I guess that's interesting enough, but at midnight on the eve of the Chinese New Year, everyone who had been lighting fireworks all week consolidated their efforts into one giant eruption. It was amazing! I've never experienced anything like it. It was like the city was exploding.

Some hanging clothes that caught fire because someone lit a rocket off of a nearby rooftop.

I also took a video of midnight in Wuhan, but I can't get it to work online.

Sunday, January 18, 2009

Four months

Been here four months. Notable accomplishment: I can speak a little chinese (still illiterate).

I made a list of chinese words that I know's the picture to the right. Pretty crazy how much of this alien language I've figured out. The best I can do these days is say VERY basic sentences. Most of the words on this list were written because I know the chinese character for them, but I wrote a few down so that I could practice recognizing the characters that are more complex. It's kinda funny...there are a few characters that I do recognize, but don't know the chinese word for. For example, the character for "entrance" looks like a box. Also note that all of these words that you see have a tone associated with each syllable. This is not indicated on the words to the right, I'm not sure how to write that on a computer yet.

As of yesterday, my vacation officially started. It took so long to finish grading all of the exams. There were 43 students, each with 9 total pages of tests to correct. Then there was the oral portion of the exam, and the essay part of the exam. The oral part was about an 8 minute session with each student, asking them simple questions where they'd have to use their brain to come up with a logical response to a question. I felt like a blade runner, asking ridiculous hypothetical questions to determine if my students were robots or humans. The written part was a 100 word paragraph about a basic topic. This shouldn't have been that hard, and for some it wasn't, but still. For some it was awful. UGH.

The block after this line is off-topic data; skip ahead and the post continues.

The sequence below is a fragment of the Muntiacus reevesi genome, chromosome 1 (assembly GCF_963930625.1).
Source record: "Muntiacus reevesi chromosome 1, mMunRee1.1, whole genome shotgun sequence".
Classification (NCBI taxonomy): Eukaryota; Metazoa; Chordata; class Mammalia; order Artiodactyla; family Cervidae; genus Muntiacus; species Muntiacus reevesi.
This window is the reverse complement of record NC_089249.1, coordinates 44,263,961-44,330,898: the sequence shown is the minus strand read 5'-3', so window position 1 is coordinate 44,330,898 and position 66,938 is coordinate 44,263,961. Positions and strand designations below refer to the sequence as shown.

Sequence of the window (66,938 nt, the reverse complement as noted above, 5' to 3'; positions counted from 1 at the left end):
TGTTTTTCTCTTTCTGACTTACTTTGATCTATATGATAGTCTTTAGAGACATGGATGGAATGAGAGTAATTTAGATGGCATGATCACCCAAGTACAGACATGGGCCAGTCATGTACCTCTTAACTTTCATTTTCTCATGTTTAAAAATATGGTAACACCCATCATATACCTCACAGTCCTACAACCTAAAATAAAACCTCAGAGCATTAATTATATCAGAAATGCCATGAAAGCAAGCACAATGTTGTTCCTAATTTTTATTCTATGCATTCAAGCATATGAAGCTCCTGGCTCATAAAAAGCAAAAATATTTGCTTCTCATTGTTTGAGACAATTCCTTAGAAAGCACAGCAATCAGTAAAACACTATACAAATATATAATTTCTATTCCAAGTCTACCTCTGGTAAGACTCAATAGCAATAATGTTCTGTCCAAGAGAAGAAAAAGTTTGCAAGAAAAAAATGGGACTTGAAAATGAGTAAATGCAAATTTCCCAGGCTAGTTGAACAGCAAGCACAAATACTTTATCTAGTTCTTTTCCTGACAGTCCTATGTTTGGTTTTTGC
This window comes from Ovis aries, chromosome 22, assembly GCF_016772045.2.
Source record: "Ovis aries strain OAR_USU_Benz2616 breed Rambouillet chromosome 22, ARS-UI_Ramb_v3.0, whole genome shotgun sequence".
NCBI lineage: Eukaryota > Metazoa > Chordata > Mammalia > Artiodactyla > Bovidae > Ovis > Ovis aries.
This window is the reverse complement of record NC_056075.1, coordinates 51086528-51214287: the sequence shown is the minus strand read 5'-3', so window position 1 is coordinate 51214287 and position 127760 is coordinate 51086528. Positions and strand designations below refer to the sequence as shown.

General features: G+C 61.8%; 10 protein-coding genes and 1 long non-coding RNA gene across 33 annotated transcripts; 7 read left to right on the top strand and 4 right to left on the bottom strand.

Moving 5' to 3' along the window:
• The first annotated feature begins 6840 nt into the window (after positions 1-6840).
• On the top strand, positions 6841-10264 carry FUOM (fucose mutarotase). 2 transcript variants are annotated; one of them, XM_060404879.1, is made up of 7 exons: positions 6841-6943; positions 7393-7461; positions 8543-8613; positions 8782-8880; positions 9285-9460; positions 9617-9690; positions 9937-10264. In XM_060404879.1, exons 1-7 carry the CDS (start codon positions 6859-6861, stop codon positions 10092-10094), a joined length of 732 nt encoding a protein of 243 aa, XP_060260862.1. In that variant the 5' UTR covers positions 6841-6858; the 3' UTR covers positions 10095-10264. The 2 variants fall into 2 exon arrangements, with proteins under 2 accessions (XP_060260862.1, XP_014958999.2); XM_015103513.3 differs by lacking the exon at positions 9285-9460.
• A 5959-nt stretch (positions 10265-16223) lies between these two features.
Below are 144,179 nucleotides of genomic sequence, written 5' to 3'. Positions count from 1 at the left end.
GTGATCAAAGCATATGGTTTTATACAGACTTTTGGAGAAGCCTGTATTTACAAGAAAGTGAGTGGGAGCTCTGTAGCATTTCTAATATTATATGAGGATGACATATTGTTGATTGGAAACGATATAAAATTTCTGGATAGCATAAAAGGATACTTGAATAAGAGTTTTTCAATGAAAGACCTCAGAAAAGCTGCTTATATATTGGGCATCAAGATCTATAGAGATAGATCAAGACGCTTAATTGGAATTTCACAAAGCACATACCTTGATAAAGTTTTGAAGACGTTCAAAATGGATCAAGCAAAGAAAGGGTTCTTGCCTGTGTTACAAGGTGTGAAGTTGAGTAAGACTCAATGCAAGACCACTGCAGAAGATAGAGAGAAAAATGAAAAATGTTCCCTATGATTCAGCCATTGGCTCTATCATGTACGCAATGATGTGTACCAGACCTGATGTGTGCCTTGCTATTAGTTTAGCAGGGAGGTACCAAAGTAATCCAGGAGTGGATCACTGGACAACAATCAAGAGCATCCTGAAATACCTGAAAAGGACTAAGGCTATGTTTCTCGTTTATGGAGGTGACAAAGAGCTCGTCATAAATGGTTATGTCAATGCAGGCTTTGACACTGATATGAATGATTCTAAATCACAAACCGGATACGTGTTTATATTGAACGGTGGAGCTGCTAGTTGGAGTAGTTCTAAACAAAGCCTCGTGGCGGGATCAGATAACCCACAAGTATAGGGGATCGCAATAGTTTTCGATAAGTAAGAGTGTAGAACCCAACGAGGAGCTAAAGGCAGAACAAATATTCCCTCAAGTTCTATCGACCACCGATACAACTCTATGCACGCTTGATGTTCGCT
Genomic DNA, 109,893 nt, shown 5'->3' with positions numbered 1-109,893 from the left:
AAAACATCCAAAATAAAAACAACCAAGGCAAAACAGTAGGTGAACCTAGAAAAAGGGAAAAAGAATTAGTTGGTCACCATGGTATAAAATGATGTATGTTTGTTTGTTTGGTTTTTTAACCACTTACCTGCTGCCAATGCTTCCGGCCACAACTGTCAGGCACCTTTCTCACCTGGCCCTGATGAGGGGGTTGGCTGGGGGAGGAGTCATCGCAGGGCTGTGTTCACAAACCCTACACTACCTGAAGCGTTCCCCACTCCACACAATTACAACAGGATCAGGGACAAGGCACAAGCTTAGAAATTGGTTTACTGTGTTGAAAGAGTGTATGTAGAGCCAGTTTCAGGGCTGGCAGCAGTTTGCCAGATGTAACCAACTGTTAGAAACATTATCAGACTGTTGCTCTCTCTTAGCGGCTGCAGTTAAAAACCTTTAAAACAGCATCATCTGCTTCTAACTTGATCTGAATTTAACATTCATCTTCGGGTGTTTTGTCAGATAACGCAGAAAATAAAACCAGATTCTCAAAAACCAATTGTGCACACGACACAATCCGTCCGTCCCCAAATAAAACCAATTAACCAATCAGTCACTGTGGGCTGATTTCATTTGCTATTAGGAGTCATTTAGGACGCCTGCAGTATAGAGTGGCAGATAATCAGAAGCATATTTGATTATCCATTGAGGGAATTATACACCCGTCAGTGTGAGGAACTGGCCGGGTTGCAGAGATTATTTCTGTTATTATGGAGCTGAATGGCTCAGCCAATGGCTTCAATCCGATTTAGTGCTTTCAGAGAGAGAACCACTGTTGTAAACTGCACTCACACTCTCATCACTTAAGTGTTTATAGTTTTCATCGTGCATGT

I caught three students cheating. They honestly must think I'm an idiot. Their tests were identical. Even the questions that asked for a short answer had word-for-word identical responses. They definitely weren't the only ones cheating either, just the most obvious. I guess it's unfair that because they were the suckiest cheaters, they get the shaft. When they come back, they're gettin a "stern talking to" by Mr. Jenkins. I have no idea how to address this problem. I really don't want to lose the friendly ambience I think my classroom has, but at the same time, this cheating crap is an insult. Sometimes I feel like my job is the ultimate fatherhood training job. Sidenote: only about 1/3 of my students answered the following question correctly: "What is a sentence?"

Enough about work. Right now in China is the Spring Festival. The Spring Festival is the equivalent of our Christmas break; people go home to their families and have big dinners to celebrate the coming of spring and the new year. By the way, the Chinese new year is in a little more than a week. Not sure what I'm doing yet, but I'll let you know. I don't have any plans for the break yet. I was going to go to Xi'an, because I really want to see the terra cotta warriors of qin shi huang di's tomb... but I need to go with someone who can speak chinese. I don't think I have enough of a rapport with anyone here yet to ask if they want to go somewhere like that.